We experienced the strange behavior of an Opus Dei Lieutenant (Left tenant in the UK). He came to our Fundamental Bible believing King James ONLY church, and he sang our praises and pulled our line. When he was discovered and run off by a Holy Spirit led country boy shortly after we left the church, the Opus Dei operative ran straight over to an Evangelical Free church which used the NIV and had an unsaved pastor. The OD boy got real cozy at once. Why? He was "on assignment."
You can benefit by what we learned, or you can find out for yourself. Learn the hard way, and you could end up in absolutely any kind of mess, including blackmail and accusations of virtually any kind. We were delivered by the mercy of God, but we feel that we were VERY close to having a bomb dropped on us as we left Michigan.
As the Amish say, "Ve get too soon olt, und too late schmart."
Subject: Opus Dei : a first installment
A bit later than promised, but here comes my info on OPUS DEI.
I'll translate parts of the book into English (since it will probably never be translated officially : quite a bit is of interest to Belgium only). What I don't translate, and still is interesting, I'll paraphrase. If you've got any questions, just ask, and I'll look it up.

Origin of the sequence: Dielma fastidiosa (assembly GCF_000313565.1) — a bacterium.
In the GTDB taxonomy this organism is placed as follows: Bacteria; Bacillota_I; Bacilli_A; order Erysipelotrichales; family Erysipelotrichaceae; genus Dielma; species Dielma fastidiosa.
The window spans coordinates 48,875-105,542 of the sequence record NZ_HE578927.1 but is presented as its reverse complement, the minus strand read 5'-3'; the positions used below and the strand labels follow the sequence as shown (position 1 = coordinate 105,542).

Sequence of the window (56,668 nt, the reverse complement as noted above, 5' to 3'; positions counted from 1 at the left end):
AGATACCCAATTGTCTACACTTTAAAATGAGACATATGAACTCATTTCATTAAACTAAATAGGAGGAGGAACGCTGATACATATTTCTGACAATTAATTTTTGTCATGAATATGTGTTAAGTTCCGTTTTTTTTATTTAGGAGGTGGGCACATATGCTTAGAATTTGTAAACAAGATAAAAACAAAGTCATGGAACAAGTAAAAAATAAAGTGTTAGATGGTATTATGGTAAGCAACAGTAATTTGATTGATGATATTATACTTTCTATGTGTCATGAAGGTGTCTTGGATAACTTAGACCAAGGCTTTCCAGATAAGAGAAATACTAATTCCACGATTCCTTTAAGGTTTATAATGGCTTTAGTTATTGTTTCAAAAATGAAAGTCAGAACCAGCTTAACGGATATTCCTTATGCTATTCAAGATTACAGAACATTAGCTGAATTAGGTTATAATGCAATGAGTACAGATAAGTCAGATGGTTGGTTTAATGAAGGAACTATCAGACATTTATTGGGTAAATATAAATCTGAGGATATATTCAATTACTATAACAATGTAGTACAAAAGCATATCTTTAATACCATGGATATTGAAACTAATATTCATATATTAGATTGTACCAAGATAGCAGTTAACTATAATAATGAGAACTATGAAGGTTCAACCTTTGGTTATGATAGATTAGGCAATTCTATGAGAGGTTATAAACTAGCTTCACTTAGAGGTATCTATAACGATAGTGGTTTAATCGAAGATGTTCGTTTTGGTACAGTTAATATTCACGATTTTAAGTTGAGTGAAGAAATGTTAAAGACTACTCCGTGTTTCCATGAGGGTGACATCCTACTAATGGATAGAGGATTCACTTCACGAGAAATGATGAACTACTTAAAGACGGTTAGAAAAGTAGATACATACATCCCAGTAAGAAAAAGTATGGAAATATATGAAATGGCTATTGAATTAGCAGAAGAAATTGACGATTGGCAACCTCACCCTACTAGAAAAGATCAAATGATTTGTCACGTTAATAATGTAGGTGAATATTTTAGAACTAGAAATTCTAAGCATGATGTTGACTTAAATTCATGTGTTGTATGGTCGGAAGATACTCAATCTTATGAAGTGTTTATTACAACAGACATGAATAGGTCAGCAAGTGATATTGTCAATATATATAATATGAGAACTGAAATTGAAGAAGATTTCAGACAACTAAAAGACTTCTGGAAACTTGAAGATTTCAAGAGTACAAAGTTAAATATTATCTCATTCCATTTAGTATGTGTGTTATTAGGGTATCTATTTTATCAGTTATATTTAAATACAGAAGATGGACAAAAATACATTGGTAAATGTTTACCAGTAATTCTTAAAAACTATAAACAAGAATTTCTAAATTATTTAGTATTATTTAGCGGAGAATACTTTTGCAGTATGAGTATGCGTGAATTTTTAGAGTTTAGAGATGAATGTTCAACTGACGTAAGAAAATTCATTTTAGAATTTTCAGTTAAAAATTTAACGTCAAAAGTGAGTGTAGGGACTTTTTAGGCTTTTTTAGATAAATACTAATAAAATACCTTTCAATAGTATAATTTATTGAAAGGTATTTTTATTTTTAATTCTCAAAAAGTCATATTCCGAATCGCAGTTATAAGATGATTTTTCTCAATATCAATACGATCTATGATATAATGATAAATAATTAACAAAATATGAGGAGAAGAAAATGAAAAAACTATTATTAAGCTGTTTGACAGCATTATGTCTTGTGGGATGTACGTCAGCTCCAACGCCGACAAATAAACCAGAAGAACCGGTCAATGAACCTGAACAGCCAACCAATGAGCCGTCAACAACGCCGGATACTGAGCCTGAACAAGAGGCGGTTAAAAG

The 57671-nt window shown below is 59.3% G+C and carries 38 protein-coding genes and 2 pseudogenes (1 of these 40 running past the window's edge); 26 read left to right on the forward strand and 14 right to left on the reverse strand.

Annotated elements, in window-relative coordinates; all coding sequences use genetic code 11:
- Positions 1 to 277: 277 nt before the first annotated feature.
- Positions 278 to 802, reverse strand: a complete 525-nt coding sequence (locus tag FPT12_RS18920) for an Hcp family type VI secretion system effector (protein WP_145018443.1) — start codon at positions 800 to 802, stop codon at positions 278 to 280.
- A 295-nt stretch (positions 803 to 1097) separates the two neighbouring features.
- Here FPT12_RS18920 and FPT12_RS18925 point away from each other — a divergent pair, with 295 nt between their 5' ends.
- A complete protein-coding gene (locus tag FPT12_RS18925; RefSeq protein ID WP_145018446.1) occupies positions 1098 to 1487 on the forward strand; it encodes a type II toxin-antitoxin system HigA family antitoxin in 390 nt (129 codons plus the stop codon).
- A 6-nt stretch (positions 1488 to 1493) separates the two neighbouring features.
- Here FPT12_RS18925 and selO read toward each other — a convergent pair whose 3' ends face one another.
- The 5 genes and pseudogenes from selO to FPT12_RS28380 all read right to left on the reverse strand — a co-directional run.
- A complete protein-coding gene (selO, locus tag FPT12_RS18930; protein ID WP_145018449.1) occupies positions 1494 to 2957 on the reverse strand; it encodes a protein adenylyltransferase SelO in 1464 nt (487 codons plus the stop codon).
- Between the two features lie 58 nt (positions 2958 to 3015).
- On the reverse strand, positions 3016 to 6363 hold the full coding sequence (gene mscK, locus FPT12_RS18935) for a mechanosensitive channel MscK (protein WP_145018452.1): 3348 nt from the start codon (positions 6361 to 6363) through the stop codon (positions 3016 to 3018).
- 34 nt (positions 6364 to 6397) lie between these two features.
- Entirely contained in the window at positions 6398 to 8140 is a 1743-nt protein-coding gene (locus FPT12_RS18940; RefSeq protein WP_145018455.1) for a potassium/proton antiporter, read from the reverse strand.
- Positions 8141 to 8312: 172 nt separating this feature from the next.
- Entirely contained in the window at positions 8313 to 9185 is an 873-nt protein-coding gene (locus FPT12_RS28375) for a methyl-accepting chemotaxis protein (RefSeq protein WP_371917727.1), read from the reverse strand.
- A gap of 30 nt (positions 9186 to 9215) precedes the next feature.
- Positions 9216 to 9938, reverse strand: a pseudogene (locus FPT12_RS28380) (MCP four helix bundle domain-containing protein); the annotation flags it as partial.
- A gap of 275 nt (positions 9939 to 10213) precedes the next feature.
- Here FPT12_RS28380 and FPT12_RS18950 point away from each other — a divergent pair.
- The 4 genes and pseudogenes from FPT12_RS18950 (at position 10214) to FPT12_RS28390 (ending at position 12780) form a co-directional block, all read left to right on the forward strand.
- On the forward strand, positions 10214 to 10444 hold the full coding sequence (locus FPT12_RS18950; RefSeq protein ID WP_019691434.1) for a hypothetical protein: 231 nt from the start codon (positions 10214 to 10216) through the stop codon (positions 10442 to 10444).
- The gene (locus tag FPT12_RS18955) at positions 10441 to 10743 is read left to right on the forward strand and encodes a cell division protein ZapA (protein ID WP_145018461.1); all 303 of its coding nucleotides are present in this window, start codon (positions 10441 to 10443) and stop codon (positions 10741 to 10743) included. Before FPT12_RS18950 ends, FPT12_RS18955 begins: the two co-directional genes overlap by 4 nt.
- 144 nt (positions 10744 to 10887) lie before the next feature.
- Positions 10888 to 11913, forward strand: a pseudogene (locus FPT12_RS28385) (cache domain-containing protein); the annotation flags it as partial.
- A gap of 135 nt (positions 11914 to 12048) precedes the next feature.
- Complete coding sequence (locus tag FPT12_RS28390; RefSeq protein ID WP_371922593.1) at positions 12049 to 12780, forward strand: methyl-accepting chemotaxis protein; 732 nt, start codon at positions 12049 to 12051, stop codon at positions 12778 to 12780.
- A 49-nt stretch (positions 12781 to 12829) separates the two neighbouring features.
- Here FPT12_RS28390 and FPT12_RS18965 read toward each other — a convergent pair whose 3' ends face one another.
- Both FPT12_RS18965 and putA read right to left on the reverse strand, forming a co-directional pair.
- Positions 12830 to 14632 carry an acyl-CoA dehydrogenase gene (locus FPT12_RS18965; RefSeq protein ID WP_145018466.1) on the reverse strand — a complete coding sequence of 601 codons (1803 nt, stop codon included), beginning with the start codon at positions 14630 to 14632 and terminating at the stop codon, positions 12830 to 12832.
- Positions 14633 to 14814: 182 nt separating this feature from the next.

Note : any notes between round brackets () are from the original wri ter, any notes between square brackets  are mine.
goes : Opus Dei
Growth of Opus Dei [part 1 Chapter 5 in the book]
Opus Dei was founded in 1928 by Jose Maria Escriva de Balaguer y Albas Marquis of Piralta. Although born of 'ordinary' parents-his father had a chocolate&linen-shop, de Balaguer assumed nobility titles. This preference for the -preferably- nobility elite already shows up. 'El Generalissimo' Franco made him member of the Order of St Raymond of Perraforte (founder of the Holy Inquisition of Aragon). Besides, the growth of Opus Dei coincided with the rule of dictator Franco; non-coincidental parallels in ideological views created the right climate for his rise.
In October 1943 de Balaguer obtained the statue of 'nihil obstat' from the Holy Chair, so that Opus Dei officially became a 'diocese'[don't know the translation for this one]. With this reinforcement the Opus Dei could form it's own priests. Februari 1947 was a very important date for the Institute [another name for the Opus]. Pius XII gave the Opus Dei as first organization [i.e. no one got it before] the statute of secular Institute (or worldly institute, contrary to the closed convents). This means in the first place a papal recognition of de
Balaguer's work. From now one you had to treat the Opus Dei with respect. Because of this recognition the Opus Dei prides itself to be the forerunner of the second Vatican Concile [?is this the right translation?], that decided that not only priests, but laymen too could belong to sainthood. The opening to more Marxist-oriented tendencies-- another element of VaticanumII- is naturally not being shared by the Opus Dei [see later]. Thus the regular praising of the resolutions of VaticanumII by the Institute should strongly be eyed critically [does the word 'relativated' exist in English ?].